FIG. 3 illustrates what happens when a crack is formed in the underlying wall 54. Crack 7 will to some extent tear the adjacent portion of layer 1, however, it will not extend throughout the entire thickness of the layer so that the outer face of layer 1 which is contacted by layer 2 will remain a continuous face. Thus, it is prevented that any crack which might be formed in wall 5, or any joint between adjacent plates of layer 1 will extend outwardly to the outer coating or plaster layer 4.

FIG. 1 illustrates a basic principle of the invention, namely the sequence in which the layers are to be applied, whereby layer 1 which preferably has a thickness of between 1 and 10 centimeters is formed of a resilient, cellular, plastic material, such as foam rubber or polyurethane preferably, how ver, of polystyrene,

Layer 2 preferably will consist of a synthetic resin such as polyvinyl chloride or a butadiene-styrene copolymer having quartz powder distributed therethrough and including, for instance, a propionic acid ester as binder. According to a preferred embodiment, the thus formed mixture may be mixed with cement, for instance, an equal amount by weight of Portland cement. The layer formed of the mixture, which is then wetted, preferably has a thickness of about 1 millimeter or up to 2 millimeters. A glass fiber reinforcing fabric 3 is pressed into and embedded in layer 2. The thickness of the glass fiber fabric, dependent upon the strength requirements of the struc tu-re, will be between A of 1 millimeter up to about 1 millimeter.

The cover layer or coating 4 is preferably formed of a propionic acid ester or other suitable binder materials well known in the art, having dispersed theret-hrough a conventional mineral aggregate in finely subdivided form, such as limestone, quartz or the like. The thickness of layer 4 preferably will be between about 1.5 and 2 millimeters.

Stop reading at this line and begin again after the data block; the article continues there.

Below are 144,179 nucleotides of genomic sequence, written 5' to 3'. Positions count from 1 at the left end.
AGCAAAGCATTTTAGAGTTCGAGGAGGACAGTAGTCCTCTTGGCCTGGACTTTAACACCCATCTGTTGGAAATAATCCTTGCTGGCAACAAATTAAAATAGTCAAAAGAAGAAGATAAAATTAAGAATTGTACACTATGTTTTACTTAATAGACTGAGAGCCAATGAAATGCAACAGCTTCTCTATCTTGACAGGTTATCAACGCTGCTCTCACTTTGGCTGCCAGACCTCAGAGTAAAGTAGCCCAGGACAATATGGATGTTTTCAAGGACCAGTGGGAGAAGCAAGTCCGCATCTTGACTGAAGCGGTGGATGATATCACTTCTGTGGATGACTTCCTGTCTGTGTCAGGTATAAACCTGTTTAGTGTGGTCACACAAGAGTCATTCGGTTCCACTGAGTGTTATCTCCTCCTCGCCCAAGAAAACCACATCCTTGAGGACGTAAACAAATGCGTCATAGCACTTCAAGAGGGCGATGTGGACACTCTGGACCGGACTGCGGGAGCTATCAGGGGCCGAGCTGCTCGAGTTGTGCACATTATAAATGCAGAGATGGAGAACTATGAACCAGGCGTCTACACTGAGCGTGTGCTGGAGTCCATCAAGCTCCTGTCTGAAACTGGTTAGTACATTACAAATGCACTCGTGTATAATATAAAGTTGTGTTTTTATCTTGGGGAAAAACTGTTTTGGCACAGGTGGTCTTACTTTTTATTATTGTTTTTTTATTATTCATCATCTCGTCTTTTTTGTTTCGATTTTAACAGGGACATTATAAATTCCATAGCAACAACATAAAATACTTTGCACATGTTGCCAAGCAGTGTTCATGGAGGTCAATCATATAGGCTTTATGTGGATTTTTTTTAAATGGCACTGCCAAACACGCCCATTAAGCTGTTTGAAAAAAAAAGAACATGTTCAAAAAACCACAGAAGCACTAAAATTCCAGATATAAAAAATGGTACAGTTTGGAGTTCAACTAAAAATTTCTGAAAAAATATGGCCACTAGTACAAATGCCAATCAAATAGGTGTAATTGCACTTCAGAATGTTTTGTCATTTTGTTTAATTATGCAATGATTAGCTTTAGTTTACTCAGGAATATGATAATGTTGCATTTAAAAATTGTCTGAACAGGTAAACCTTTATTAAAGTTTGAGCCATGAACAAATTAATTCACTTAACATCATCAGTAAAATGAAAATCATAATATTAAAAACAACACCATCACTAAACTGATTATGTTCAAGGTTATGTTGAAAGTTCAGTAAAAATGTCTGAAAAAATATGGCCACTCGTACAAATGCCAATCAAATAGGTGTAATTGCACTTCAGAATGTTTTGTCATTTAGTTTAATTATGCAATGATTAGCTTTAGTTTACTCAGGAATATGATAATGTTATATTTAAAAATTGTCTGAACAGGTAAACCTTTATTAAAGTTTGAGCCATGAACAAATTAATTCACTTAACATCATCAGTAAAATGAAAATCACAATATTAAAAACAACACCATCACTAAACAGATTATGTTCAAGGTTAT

Thus, the entire wall covering will have a thickness which is primary determined by the thickness of the resilient cellular layer 1, which preferably will be between 1 centimeter and centimeters while the combined thickness of the superposed layers 2, 3 and 4 will amount only to a few millimeters.

Since the specific weight of the cellular layer 1 is very low and the solid layers superposed thereon are so very thin, the total weight per unit of covered wall area will be very small.

The wall covering may be produced in a very simple manner on a supporting wall or layer Which may be a concrete wall, a brick wall, a wooden Wall structure, or any other wall or roof structure. Onto this supporting layer 5, the resilient cellular layer 1 is applied, for instance, in the form of preformed plates or sheets. These plates or sheets may be adhesively adhered to wall 5 with any of the conventional adhesives known for this purpose, or the material of layer 2 may be used as an adhesive for adhering layer 1 to wall 5. However, it is also possible to adhere layer 1 to wall 5, for instance in the case where wall 5 is represented by a concrete wall, by introducing the plates of layer 1 into the casing or form in which then the concrete for the concrete wall is poured, so that the plates of layer 1 will adhere to the solidifying concrete. Layer 2 is then either sprayed or trowelled onto layer 1 and, while still wet, glass fabric 3 is pressed into layer 2. After the combined layer 2-3 has dried, which may take between one and two days, the outer coating 4 is applied by spraying or trowelling or with a paint roller.